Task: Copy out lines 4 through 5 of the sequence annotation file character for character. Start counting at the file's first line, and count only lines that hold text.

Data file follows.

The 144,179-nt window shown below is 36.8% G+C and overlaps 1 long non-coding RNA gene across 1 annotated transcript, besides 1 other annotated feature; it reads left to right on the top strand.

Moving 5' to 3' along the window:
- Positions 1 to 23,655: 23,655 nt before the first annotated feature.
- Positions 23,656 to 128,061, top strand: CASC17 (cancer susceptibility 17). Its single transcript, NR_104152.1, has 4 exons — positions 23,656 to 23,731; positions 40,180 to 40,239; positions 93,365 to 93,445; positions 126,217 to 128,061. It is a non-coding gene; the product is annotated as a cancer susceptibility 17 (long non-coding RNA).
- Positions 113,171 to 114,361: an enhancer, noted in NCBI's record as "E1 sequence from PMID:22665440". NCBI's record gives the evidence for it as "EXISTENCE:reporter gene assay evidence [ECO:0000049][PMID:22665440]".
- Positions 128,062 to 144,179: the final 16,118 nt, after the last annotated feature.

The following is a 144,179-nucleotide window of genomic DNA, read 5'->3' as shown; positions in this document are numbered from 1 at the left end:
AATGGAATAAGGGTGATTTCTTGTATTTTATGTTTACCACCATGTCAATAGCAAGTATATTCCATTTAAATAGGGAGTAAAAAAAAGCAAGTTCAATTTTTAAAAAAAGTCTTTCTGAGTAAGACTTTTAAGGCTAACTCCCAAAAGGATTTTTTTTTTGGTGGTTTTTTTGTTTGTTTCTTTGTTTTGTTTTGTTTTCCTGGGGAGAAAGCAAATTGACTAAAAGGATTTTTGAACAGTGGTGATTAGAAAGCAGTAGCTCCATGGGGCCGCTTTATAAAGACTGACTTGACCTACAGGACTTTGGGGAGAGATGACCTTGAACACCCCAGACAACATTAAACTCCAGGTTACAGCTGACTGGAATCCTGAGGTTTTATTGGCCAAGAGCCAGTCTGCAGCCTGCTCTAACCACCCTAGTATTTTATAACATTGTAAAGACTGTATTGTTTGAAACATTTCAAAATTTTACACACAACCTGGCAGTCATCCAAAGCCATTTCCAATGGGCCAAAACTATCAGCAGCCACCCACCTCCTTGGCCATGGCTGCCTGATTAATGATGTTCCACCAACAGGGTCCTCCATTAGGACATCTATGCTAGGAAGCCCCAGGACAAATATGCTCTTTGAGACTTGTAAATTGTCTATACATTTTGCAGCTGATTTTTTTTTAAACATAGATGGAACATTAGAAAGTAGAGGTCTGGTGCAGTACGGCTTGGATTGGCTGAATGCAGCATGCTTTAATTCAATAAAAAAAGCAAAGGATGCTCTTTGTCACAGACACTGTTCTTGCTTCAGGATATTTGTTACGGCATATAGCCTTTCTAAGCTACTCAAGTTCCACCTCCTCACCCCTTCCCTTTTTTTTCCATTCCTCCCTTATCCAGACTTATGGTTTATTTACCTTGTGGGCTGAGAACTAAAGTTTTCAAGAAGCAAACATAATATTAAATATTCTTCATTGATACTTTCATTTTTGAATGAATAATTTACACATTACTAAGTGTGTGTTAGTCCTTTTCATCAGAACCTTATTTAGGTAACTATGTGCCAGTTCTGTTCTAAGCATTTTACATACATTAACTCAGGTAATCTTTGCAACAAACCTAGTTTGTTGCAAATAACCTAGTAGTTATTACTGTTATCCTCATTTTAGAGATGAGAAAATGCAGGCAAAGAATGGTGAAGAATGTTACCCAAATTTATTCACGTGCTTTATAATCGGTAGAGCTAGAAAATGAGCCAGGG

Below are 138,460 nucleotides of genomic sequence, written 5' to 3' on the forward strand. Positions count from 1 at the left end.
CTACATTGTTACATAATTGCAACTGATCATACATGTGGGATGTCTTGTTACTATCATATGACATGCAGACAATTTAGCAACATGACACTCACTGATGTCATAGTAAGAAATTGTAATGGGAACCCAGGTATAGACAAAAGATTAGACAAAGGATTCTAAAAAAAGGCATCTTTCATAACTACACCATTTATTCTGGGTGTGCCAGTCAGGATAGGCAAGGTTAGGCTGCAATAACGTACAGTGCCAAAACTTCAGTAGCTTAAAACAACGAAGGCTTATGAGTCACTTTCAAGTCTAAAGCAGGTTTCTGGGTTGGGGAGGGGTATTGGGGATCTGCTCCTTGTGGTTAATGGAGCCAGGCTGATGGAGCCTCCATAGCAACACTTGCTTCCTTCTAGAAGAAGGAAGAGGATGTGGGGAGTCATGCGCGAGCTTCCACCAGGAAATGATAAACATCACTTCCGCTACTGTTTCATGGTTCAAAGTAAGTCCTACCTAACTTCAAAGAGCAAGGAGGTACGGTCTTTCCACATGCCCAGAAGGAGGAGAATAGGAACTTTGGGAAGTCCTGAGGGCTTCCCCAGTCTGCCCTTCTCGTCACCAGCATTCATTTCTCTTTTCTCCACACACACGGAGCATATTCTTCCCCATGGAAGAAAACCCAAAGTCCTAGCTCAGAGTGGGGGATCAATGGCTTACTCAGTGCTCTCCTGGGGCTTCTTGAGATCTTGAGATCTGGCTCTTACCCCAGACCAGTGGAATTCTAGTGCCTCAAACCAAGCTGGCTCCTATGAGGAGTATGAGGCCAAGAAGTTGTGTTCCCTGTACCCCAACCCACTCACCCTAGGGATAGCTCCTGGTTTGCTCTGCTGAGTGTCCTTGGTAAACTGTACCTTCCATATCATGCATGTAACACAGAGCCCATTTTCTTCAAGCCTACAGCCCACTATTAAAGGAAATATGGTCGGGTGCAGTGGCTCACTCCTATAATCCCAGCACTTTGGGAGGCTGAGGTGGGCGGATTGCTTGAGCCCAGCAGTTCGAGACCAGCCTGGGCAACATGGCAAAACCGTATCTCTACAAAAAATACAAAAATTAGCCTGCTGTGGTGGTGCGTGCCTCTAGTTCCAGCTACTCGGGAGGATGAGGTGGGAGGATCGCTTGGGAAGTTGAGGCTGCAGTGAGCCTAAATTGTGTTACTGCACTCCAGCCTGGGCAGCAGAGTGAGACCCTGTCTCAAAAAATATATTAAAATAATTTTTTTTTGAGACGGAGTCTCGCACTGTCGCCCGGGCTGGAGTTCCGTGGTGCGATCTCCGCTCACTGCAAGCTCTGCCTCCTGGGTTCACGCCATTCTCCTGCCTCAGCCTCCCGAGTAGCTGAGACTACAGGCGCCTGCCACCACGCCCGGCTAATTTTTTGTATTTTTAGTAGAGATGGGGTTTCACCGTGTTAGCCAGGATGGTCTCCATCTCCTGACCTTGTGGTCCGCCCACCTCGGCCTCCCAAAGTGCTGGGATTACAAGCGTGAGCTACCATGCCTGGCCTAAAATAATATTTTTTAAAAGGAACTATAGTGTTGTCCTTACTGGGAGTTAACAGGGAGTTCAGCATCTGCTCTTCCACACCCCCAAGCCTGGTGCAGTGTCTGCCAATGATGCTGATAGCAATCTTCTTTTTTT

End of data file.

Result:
- Positions 23,656 to 128,061, top strand: CASC17 (cancer susceptibility 17). Its single transcript, NR_104152.1, has 4 exons — positions 23,656 to 23,731; positions 40,180 to 40,239; positions 93,365 to 93,445; positions 126,217 to 128,061. It is a non-coding gene; the product is annotated as a cancer susceptibility 17 (long non-coding RNA).
- Positions 113,171 to 114,361: an enhancer, noted in NCBI's record as "E1 sequence from PMID:22665440". NCBI's record gives the evidence for it as "EXISTENCE:reporter gene assay evidence [ECO:0000049][PMID:22665440]".